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 What's Bred In the Bone 1 Alerter l'administrateur Recommander à un ami Lien de l'article 

What's Bred In the Bone
by
Grant Allen







CHAPTER I.

ELMA'S STRANGER.





It was late when Elma reached the station. Her pony had jibbed on
the way downhill, and the train was just on the point of moving
off as she hurried upon the platform. Old Matthews, the stout and
chubby-cheeked station-master, seized her most unceremoniously by
the left arm, and bundled her into a carriage. He had known her
from a child, so he could venture upon such liberties.

"Second class, miss? Yes, miss. Here y'are. Look sharp, please.
Any more goin' on? All right, Tom! Go ahead there!" And lifting his
left hand, he whistled a shrill signal to the guard to start her.

As for Elma, somewhat hot in the face with the wild rush for her
ticket, and grasping her uncounted change, pence and all, in her
little gloved hand, she found herself thrust, hap-hazard, at the
very last moment, into the last compartment of the last carriage
--alone--with an artist.

Now, you and I, to be sure, most proverbially courteous and
intelligent reader, might never have guessed at first sight, from
the young man's outer aspect, the nature of his occupation. The
gross and clumsy male intellect, which works in accordance with
the stupid laws of inductive logic, has a queer habit of requiring
something or other, in the way of definite evidence, before it
commits itself offhand to the distinct conclusion. But Elma Clifford
was a woman; and therefore she knew a more excellent way. HER habit
was, rather to look things once fairly and squarely in the face,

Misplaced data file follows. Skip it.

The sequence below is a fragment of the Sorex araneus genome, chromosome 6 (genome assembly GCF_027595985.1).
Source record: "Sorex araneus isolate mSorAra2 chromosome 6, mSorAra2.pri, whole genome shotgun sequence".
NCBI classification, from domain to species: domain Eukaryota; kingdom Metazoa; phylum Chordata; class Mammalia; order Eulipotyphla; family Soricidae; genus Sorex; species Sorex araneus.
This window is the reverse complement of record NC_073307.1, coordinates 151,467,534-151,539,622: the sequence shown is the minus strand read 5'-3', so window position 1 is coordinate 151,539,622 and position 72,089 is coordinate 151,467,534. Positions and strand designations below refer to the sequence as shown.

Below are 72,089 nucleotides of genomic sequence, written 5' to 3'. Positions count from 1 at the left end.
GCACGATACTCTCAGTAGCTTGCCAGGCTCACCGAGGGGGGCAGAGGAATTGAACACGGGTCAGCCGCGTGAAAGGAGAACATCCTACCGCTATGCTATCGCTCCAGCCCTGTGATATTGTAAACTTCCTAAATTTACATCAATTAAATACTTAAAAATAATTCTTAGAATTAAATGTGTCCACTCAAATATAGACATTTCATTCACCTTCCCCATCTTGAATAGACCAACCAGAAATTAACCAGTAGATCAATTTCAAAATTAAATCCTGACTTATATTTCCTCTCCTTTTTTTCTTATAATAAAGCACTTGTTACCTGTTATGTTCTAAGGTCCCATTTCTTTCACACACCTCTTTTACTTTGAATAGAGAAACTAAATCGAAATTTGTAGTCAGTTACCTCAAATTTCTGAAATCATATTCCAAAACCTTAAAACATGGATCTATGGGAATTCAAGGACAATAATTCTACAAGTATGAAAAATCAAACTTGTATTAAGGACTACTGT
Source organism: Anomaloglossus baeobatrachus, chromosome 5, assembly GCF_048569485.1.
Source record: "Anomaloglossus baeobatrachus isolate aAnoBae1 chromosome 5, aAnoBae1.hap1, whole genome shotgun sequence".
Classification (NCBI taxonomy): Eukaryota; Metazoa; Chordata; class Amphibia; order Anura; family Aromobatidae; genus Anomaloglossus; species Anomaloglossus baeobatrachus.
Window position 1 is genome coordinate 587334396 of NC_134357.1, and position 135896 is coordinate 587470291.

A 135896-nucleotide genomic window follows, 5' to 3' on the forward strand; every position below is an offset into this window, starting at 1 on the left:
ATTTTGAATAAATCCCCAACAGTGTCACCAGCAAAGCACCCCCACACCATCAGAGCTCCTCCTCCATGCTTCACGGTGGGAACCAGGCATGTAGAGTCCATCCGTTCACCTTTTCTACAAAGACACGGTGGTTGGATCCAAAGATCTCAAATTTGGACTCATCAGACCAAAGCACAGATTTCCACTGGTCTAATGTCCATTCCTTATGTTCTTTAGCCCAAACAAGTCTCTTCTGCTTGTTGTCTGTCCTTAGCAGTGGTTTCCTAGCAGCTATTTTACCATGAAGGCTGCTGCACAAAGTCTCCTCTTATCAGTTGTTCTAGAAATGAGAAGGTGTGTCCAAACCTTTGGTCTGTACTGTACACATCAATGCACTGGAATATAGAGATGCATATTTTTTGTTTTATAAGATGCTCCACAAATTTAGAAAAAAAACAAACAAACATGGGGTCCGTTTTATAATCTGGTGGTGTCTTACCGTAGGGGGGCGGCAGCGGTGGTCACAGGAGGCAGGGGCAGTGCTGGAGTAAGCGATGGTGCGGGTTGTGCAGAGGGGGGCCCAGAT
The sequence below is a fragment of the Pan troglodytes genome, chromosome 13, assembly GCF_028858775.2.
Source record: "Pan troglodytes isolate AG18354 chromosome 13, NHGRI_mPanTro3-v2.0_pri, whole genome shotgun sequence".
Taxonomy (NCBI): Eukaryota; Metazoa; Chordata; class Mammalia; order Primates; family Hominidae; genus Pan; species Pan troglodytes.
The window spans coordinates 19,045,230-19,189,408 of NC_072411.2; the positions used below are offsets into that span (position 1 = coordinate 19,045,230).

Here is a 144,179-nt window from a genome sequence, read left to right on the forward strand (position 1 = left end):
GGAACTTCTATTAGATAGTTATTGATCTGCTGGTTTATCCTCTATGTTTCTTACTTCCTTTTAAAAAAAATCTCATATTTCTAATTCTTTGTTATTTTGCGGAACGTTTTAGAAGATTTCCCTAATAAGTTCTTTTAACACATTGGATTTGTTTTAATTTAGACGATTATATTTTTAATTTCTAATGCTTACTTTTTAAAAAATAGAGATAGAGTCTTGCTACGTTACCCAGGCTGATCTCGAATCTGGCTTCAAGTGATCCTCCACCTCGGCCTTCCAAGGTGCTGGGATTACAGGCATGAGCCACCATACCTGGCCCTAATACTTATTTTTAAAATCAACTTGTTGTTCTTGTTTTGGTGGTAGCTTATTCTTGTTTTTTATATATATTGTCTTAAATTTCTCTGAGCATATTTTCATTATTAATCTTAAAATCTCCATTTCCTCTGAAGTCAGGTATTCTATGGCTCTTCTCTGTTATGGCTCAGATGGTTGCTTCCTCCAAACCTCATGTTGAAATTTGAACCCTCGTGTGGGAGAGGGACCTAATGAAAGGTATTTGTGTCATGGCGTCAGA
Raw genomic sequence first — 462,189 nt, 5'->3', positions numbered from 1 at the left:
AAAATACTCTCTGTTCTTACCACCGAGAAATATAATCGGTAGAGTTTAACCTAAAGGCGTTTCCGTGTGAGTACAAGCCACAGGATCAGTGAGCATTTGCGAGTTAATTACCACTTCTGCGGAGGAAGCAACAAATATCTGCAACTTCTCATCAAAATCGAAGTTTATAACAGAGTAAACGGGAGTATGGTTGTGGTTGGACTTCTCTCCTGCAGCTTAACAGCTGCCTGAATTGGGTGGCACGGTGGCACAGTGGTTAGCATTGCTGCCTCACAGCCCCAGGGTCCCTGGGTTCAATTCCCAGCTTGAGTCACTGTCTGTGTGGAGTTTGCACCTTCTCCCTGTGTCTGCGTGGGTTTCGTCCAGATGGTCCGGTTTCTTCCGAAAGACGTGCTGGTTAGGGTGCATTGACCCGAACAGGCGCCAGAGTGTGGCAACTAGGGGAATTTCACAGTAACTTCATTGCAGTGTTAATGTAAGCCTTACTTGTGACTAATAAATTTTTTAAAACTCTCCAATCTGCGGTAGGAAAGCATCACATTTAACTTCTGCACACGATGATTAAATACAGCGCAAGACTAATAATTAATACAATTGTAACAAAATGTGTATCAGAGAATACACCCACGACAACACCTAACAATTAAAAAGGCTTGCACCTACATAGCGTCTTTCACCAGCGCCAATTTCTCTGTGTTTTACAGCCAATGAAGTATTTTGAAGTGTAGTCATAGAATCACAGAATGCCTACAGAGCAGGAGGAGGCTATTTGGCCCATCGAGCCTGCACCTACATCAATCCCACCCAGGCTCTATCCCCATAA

and then, with the unerring intuition of her sex, to make up her
mind about them firmly, at once and for ever. That's one of the
many glorious advantages of being born a woman. You don't need to
learn in order to know. You know instinctively. And yet our girls
want to go to Girton, and train themselves up to be senior wranglers!

Elma Clifford, however, had NOT been to Girton, so, as she stumbled
into her place, she snatched one hurried look at Cyril Wiring's
face, and knew at a glance he was a landscape painter.

Now, this was clever of her, even in a woman, for Cyril Waring,
as he fondly imagined, was travelling that line that day disguised
as a stock-broker. In other words, there was none of the brown
velveteen affectation about his easy get-up. He was an artist,
to be sure, but he hadn't assiduously and obtrusively dressed his
character. Instead of cutting his beard to a Vandyke point, or
enduing his body in a Titianesque coat, or wearing on his head
a slouched Rembrandt hat, stuck carelessly just a trifle on one
side in artistic disorder, he was habited, for all the world like
anybody else, in the grey tweed suit of the common British tourist,
surmounted by the light felt hat (or bowler), to match, of the
modern English country gentleman. Even the soft silk necktie of a
delicate aesthetic hue that adorned his open throat didn't proclaim
him at once a painter by trade. It showed him merely as a man of
taste, with a decided eye for harmonies of colour.

So when Elma pronounced her fellow-traveller immediately, in
her own mind, a landscape artist, she was exercising the familiar
feminine prerogative of jumping, as if by magic, to a correct
conclusion. It's a provoking way they have, those inscrutable women,
which no mere male human being can ever conceivably fathom.

She was just about to drop down, as propriety demands, into the corner
seat diagonally opposite to--and therefore as far as possible away
from--her handsome companion, when the stranger rose, and, with
a very flushed face, said, in a hasty, though markedly deferential
and apologetic tone--

"I beg your pardon, but--excuse me for mentioning it--I think you're
going to sit down upon--ur--pray don't be frightened--a rather
large snake of mine."

There was something so comically alarmed in the ring of his tone--as
of a naughty schoolboy detected in a piece of mischief--that,
propriety to the contrary notwithstanding, Elma couldn't for the